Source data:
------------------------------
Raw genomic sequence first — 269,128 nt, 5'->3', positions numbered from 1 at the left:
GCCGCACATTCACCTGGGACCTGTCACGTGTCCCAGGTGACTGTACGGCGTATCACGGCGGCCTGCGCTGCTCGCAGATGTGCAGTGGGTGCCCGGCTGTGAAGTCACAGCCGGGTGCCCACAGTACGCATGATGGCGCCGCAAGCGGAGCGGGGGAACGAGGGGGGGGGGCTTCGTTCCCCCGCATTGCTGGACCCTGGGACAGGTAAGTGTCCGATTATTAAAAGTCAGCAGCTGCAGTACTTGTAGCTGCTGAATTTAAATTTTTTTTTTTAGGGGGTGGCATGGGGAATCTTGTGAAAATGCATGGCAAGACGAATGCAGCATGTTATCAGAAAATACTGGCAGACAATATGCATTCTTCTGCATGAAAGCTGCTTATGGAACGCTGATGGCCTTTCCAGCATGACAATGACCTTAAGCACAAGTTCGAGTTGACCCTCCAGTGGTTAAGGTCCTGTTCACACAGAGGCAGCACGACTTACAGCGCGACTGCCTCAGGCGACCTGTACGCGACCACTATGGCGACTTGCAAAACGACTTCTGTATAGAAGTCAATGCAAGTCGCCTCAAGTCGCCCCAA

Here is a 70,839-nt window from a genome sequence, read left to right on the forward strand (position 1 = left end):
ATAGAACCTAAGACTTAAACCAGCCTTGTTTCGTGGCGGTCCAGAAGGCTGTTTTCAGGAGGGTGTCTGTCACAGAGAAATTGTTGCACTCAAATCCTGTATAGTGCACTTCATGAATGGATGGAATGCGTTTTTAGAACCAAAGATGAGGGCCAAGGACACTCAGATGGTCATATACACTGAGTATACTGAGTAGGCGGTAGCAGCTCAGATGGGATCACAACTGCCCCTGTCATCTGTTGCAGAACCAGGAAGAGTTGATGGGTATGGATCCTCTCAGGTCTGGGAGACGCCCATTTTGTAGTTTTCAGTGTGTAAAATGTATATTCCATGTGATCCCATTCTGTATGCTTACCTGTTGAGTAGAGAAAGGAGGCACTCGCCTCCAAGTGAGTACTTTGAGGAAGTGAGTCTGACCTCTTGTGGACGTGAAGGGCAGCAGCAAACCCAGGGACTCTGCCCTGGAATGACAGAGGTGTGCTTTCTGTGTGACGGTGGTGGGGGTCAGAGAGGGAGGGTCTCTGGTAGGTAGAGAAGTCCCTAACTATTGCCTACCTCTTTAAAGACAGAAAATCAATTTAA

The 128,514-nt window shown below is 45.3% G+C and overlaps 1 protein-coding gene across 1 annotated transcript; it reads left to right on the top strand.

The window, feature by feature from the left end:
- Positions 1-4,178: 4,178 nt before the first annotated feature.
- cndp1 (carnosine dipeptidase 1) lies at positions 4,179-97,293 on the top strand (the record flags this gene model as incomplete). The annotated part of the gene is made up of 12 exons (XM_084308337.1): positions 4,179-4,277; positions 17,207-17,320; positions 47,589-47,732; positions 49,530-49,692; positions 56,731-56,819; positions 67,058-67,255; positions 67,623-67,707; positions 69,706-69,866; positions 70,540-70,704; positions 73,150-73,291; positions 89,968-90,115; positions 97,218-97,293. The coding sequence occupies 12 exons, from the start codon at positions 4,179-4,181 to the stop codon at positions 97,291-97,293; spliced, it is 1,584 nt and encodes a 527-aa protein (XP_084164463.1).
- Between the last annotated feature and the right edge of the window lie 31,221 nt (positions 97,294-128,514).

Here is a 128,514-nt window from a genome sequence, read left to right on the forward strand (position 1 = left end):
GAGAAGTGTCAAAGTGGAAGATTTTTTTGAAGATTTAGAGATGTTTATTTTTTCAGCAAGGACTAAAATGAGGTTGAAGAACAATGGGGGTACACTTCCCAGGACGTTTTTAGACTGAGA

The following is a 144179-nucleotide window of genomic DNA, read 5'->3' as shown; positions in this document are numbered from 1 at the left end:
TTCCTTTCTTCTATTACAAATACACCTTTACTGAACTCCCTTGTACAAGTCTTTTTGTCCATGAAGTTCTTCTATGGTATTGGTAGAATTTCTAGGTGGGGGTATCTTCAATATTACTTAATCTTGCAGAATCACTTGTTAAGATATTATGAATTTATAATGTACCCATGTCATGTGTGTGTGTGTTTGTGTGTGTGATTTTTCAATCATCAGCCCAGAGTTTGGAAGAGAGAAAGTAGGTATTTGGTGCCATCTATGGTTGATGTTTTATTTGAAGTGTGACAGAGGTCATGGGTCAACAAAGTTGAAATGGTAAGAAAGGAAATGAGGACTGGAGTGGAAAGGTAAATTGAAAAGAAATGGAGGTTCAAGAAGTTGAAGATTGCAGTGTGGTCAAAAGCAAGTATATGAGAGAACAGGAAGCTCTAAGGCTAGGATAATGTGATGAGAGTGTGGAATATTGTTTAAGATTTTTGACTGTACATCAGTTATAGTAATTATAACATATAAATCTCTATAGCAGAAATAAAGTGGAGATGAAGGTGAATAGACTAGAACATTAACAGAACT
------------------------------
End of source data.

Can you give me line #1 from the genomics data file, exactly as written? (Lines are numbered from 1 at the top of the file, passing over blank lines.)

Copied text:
Raw genomic sequence first — 269,128 nt, 5'->3', positions numbered from 1 at the left: